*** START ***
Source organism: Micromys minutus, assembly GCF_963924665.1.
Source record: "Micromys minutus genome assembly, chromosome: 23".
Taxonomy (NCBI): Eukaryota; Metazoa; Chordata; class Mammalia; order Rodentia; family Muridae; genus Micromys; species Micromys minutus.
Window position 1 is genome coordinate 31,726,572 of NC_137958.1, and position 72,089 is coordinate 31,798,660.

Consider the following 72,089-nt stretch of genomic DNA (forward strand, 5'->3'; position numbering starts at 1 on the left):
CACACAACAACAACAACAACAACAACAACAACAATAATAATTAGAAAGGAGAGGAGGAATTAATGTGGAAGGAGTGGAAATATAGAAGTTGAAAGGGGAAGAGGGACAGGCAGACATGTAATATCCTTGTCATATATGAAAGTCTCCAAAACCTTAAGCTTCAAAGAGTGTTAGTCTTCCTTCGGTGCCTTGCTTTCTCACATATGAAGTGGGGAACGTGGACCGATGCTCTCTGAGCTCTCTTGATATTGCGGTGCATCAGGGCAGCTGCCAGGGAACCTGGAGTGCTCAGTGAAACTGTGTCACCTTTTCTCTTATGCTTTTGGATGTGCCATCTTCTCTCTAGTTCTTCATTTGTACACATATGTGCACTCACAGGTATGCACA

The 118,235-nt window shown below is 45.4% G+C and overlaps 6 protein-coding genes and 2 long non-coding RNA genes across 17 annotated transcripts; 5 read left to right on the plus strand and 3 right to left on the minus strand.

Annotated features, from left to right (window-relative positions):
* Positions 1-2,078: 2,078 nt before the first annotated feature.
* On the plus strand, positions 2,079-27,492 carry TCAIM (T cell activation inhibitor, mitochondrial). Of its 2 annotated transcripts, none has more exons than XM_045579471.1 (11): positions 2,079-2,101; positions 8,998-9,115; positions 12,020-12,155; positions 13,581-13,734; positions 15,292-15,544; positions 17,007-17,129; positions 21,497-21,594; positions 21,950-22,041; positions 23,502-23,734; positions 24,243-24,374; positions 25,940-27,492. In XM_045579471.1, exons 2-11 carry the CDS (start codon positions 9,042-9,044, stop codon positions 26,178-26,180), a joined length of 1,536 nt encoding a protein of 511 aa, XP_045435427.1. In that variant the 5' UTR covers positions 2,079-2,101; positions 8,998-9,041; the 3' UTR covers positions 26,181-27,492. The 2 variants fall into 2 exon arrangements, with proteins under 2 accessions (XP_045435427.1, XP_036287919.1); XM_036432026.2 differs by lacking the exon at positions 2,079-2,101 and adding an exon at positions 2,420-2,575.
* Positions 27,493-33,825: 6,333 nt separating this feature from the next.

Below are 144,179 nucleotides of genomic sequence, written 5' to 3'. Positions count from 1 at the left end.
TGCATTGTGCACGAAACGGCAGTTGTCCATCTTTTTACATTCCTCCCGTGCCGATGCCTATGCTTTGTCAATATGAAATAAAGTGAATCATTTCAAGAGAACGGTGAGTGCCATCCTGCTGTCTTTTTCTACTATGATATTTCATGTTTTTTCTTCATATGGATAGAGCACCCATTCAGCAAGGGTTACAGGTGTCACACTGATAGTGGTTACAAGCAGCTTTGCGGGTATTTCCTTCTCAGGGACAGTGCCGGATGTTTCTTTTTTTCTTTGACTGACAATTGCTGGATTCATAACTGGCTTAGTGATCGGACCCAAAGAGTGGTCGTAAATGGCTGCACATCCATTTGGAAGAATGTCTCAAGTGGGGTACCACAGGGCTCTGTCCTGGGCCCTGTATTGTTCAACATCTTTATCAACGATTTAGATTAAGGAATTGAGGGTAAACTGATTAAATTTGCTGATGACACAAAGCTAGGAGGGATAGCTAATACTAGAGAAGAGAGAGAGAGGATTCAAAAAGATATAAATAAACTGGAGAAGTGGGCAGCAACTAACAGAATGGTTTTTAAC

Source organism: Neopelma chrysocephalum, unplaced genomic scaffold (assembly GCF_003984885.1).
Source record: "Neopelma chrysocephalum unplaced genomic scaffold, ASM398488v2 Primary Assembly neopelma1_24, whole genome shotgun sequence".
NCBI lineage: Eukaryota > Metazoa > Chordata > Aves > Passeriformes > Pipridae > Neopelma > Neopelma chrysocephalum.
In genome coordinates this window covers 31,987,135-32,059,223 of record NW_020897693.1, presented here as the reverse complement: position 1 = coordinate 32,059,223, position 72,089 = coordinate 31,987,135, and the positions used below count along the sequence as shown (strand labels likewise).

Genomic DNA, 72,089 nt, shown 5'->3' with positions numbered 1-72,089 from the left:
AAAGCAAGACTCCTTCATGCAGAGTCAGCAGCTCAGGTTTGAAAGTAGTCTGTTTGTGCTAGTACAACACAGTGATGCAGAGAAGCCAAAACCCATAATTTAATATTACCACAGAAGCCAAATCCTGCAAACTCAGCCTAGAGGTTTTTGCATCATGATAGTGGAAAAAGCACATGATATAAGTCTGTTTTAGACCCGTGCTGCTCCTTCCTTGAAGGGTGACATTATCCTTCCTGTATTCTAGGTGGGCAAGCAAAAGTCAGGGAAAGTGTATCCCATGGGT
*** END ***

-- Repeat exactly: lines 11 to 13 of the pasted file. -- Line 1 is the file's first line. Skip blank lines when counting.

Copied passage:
* Positions 27,493-33,825: 6,333 nt separating this feature from the next.

Below are 144,179 nucleotides of genomic sequence, written 5' to 3'. Positions count from 1 at the left end.
TGCATTGTGCACGAAACGGCAGTTGTCCATCTTTTTACATTCCTCCCGTGCCGATGCCTATGCTTTGTCAATATGAAATAAAGTGAATCATTTCAAGAGAACGGTGAGTGCCATCCTGCTGTCTTTTTCTACTATGATATTTCATGTTTTTTCTTCATATGGATAGAGCACCCATTCAGCAAGGGTTACAGGTGTCACACTGATAGTGGTTACAAGCAGCTTTGCGGGTATTTCCTTCTCAGGGACAGTGCCGGATGTTTCTTTTTTTCTTTGACTGACAATTGCTGGATTCATAACTGGCTTAGTGATCGGACCCAAAGAGTGGTCGTAAATGGCTGCACATCCATTTGGAAGAATGTCTCAAGTGGGGTACCACAGGGCTCTGTCCTGGGCCCTGTATTGTTCAACATCTTTATCAACGATTTAGATTAAGGAATTGAGGGTAAACTGATTAAATTTGCTGATGACACAAAGCTAGGAGGGATAGCTAATACTAGAGAAGAGAGAGAGAGGATTCAAAAAGATATAAATAAACTGGAGAAGTGGGCAGCAACTAACAGAATGGTTTTTAAC